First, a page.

Let’s face it. Guadalajara, while it has plenty going for it, isn’t a world-class city. It’s an also-ran to a million other Mexican attractions, and like many an also-ran it tends to trumpet its better attributes just a little bit louder than, say, Mexico City, Guanajuato or Oaxaca City. Salzburg, Austria has Mozart.Rosario, Argentina has Che Guevara.
And Guadalajara has Guillermo Del Toro, currently the most prominent and commercially successful Mexican director in the world (the others are Alfonso Cuaron and Alejandro Gonzalez Iñarritu). That isn’t to say that the city’s pantheon of distinguished citizens isn’t bristling with notable talents, just that in the sphere of international pop culture, he’s Guadalajara’s ace-in-the-hole.
Del Toro, who lives not in Guadalajara but Los Angeles (having fled his birthplace for good in the mid-90s after his father was kidnapped for ransom), has again – after previous triumphs “The Devil’s Backbone”, “HellBoy”, “Hellboy 2”, and “Pan’s Labyrinth” – made his home town proud with “The Shape of Water”, a crackerjack box for cinephiles full of references and homages to just about every mid-century film genre. These include, among others, noir, fantasy, creature-feature and cold war thriller, all filtered through del Toro’s anti-establishment, humanist sensibility and featuring an un-conventional romance at its heart.
Hewing to what I am prematurely calling my hallmark as a novice movie reviewer, I will avoid over-explaining the plot. But here’s the nut: Elisa, a mute cleaning woman (under-the-radar, brilliant British actress Sally Hawkins) in early-1960s Baltimore, works at a sinister government facility and lives in a stylishly grim apartment with a kind but anxiety ridden middle-aged artist named Giles (another lesser-known gem, Richard Jenkins). Her only friend aside from her roommate is co-worker Zelda (the comically adept Octavia Spencer), as vocal as Elisa is terminally taciturn.
One day, scientists arrive to the facility pushing a huge capsule filled with water. It’s contents: a tall, well-built Amphibian Man, who agents of the government led by Colonel Richard Strickland (an outrageously, seethingly villainous Michael Shannon) managed to pluck from a river in South America. Elisa and the creature quickly form a bond around boiled eggs and LPs. The tightly wound plot unspools from there, involving severed fingers, Russian spooks – and the infliction of various wrongs on all and sundry, some of which are allegories for real-world injustices, others which serve to highlight (a little too bluntly, perhaps?) the movie’s time period.
The lynchpin of the film’s central metaphor – that of humanity’s propensity to dehumanize and debase those different from itself in order to both feel superior to, control, and even annihilate the “other” – is Michael Shannon’s scowling, leering Man in the Grey Flannel Suit. He feels constantly under-appreciated, disrespected and undermined in his work and life; he’s a live wire of rage and neurosis, a state of mind nobody conveys better than Shannon. The “other” that this bundle of spiteful, bigoted nerves uses to expiate his feelings of inadequacy is, of course, the Amphibian Man, who the Colonel regards with contempt and disgust. He expresses those feelings vis-a-vis the frequent application of a black electric cattle prod to the creature’s forest green hide.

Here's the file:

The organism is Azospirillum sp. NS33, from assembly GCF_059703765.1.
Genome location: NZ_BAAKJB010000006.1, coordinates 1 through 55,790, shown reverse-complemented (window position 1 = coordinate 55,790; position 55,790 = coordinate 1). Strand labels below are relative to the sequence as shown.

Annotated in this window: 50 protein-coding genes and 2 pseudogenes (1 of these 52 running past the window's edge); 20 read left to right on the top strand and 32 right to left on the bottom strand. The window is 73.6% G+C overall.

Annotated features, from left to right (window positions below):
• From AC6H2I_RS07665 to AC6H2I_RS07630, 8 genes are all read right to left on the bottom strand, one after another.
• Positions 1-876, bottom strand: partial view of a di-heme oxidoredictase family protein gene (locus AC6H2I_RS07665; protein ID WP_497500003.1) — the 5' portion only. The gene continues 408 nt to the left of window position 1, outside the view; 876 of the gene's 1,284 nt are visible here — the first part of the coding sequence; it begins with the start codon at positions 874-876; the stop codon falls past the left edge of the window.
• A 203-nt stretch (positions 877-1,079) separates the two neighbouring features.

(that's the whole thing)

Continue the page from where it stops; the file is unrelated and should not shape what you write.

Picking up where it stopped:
Of course, it quickly becomes clear that this movie’s monster, its Creature From the Black Lagoon or Mummy or Dracula, isn’t the Amphibian Man, it’s Colonel Strickland.
It’s not a criticism to say that most of the characters in “The Shape of Water” aren’t terribly three-dimensional. This is a cinematic universe where almost everything represents an idea, an ideal, or an aspect of human nature, negative or positive. Elisa waves the flag for empathy, innocence and imagination – the classic silent film-era tragic waif – while her roommate is emblematic of middle-aged disappointment, not to mention the suffering inflicted upon a closeted gay man by a repressive society.
While the prevailing visual aesthetic of the movie is what might be facilely described as “Steampunk Mad Men” – Del Toro loves his sweating iron rivets and green rust – the production’s musical element throws some curve balls which act to relieve all that oppressive, H.G Wellian grime, consisting of several buoyant music cues from the famously-fruit-hatted Brazilian singer Carmen Miranda. The pairing of her bouncy, celebratory music with, for example, a shot following the granite-faced Michael Shannon as he drives in a brand new Cadillac/self-esteem prop, his hands white with tension around the steering wheel, is as good a music-to-image juxtaposition as anything found in Martin Scorsese’s body of work.
The movie also proves surprisingly carnal and risqué, with sex or masturbation used to convey vastly differing psychological states, from lonely desperation to brutal misogyny to the sublime intimacy of a true sexual union.
All these ideas, all these references. If the movie has one fault, it’s that it’s ham-fisted, broadcasting in semantic neon its attitudes towards race, class and gender. But to criticize the density of its references to film and television history would be to miss the point, and by extension to miss the point of many of Del Toro’s movies. While no doubt “Shape of Water” is a kind of Frankenstein’s monster of film genres and tropes, it also succeeds on its own through masterful acting (Michael Stuhlbarg, yet another of the cast’s many virtuosic but relatively little-known talents, deserves a special nods for his work), costumes, cinematography, sound design, editing – even the craft services, which one assumes were stellar, if most likely covered in soot, machine oil and green slime.